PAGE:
So You Didn’t Make The Cut Written By Mike Adams
So you or your kid didn’t make the cut. Now what? I recently had a friend whose kid didn’t make a team. She was looking for advice on what to do, how to console the kid. Her thoughts were either talk to the coach and convince him to change his mind or explain to her child that it happens in life. My suggestion to her was pretty simple; talk to the coach and find out what needs to be worked on for next year’s tryouts.
After giving it more thought, I thought of a few more suggestions:
1. Ask the coach what to work on. DO NOT ask why you didn’t make the team. Asking what you can work on for the next tryout already asks that question in a more proactive light.
2. Work on what they suggest. Seems a bit obvious, but you’d be surprised.
3. Keep involved. Even though you are not a player on the team, the team consists of many other things. I knew of a hockey player that wasn’t quite up to the level he needed to be and volunteered to keep stats during games. We let him because honestly by him doing that it allowed us to concentrate more on the game. He asked if he could help out chasing pucks at practice. Again, we let him because it was something we didn’t like to do. Well, he was also watching the plays, watching the drills, and the next tryout he knew more than most of the “players” on last season’s team as well as stepped up his playing. He not only made the team, but became captain.
4. If you can’t find a way to stay involved in that sport then try another sport that will help you with the skills you need. An athlete is not a person who does one sport. It is someone that stays athletic. The best base runner I coached found out later that she was better in track than softball. She was really good at softball, but running became her passion. She still plays summer ball and actually because of her track coach, she became a VERY scary base stealer. If she made it to first base, I could chalk it up to a score because she would steal the rest of the way around.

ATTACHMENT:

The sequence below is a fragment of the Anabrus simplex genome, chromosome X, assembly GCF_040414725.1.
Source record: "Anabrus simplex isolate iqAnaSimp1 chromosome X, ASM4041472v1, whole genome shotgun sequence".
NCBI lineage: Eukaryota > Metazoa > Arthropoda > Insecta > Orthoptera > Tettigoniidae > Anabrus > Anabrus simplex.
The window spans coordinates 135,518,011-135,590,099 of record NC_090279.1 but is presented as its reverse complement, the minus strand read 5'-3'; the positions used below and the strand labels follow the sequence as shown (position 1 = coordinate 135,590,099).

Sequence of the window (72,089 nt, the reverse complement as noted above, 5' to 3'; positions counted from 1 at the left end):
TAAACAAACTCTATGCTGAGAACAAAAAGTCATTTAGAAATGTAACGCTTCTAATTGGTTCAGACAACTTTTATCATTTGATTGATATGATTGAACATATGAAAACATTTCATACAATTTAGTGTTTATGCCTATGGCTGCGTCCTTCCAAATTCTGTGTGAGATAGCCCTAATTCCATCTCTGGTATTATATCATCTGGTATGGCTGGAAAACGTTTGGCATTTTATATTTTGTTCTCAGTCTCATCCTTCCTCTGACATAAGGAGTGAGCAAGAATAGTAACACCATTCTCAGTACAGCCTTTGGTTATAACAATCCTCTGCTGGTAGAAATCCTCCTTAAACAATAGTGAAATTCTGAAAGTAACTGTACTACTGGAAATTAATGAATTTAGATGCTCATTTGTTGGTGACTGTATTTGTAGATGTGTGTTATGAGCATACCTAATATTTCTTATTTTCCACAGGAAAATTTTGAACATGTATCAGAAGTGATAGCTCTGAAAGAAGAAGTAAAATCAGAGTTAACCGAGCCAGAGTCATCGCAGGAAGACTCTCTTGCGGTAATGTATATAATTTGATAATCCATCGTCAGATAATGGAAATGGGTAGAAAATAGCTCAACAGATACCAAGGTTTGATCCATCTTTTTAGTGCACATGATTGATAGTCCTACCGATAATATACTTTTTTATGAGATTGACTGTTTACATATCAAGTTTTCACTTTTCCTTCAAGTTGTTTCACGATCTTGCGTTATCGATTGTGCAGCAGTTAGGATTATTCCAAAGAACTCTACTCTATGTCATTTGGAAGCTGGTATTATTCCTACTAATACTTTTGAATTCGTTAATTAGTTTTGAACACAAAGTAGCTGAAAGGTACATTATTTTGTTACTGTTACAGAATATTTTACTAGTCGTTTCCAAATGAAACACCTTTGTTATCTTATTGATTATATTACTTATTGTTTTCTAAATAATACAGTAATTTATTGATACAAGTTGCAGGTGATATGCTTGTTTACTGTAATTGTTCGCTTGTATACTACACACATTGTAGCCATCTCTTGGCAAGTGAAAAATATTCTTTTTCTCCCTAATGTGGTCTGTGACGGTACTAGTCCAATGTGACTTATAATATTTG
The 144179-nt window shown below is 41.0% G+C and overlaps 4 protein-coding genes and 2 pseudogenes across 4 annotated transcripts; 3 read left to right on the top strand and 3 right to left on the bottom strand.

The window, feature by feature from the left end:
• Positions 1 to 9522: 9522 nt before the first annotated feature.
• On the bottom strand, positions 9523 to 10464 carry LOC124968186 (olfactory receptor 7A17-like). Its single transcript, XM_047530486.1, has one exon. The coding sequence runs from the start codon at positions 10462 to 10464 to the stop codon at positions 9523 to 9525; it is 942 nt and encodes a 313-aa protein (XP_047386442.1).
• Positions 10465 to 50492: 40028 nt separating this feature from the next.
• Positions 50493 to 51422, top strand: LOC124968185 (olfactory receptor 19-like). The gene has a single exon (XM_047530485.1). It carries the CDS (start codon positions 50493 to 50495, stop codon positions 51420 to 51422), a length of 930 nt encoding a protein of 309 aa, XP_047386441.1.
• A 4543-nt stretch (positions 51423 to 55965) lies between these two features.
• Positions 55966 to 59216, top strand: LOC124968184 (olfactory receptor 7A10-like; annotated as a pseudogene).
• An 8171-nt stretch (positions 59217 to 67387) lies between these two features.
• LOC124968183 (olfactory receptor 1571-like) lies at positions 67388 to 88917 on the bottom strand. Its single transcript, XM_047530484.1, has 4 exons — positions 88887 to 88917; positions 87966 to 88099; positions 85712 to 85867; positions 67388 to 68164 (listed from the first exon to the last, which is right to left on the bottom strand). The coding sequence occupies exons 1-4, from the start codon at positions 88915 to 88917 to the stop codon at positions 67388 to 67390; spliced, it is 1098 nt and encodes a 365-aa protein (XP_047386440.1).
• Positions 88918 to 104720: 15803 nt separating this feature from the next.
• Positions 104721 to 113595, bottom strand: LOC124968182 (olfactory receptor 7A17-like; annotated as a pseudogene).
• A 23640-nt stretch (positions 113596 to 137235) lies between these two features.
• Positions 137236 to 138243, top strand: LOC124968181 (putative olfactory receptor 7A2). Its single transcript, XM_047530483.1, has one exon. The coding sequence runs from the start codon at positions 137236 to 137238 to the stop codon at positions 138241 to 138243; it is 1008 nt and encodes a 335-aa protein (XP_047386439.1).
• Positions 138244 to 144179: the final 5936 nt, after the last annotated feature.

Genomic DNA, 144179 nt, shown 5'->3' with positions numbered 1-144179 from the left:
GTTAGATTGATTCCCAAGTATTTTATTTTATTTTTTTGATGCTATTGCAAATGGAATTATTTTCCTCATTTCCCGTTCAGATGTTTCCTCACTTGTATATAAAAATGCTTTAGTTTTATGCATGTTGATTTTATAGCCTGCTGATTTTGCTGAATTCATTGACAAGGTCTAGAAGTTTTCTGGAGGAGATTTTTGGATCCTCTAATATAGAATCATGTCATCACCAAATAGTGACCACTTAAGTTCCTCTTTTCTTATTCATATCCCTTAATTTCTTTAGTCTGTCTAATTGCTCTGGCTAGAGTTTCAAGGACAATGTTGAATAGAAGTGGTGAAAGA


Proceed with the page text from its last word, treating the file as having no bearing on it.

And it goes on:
Although there are no promises in life, I can tell you what I have found that helps become a player that a coach wants on their team. The player someone the coach doesn’t want to cut doesn’t always rely on %100 skill.
Here are some things I look for in players for a team:
1. Make sure the coaches know who you are. This one can be kind of tough because you don’t want to be annoying. Standing in the back of the team, being the last in line for any drill, not cheering the team on, these are ways to not be noticed. Being front and center, being the first in line for drills is an easy way to get the coach to remember you.
2. Ask Questions. I am not saying inundate the coach with a barrage of questions, but if something doesn’t make sense, ASK! Some questions may be put off until after a drill, play, practice or game, but make sure you ask. When a player asks me a question, (why did the ump make that call, what is the purpose of this drill) it makes me think the player really wants to learn. On the flipside, a good coach should never turn away a player with questions. I once asked a team why we were doing a drill, they replied “because you said so”. A drill is never because “we say so.” Tt is to work on specific things to prepare for specific situations in a game. Just having them run a drill doesn’t teach them the game itself.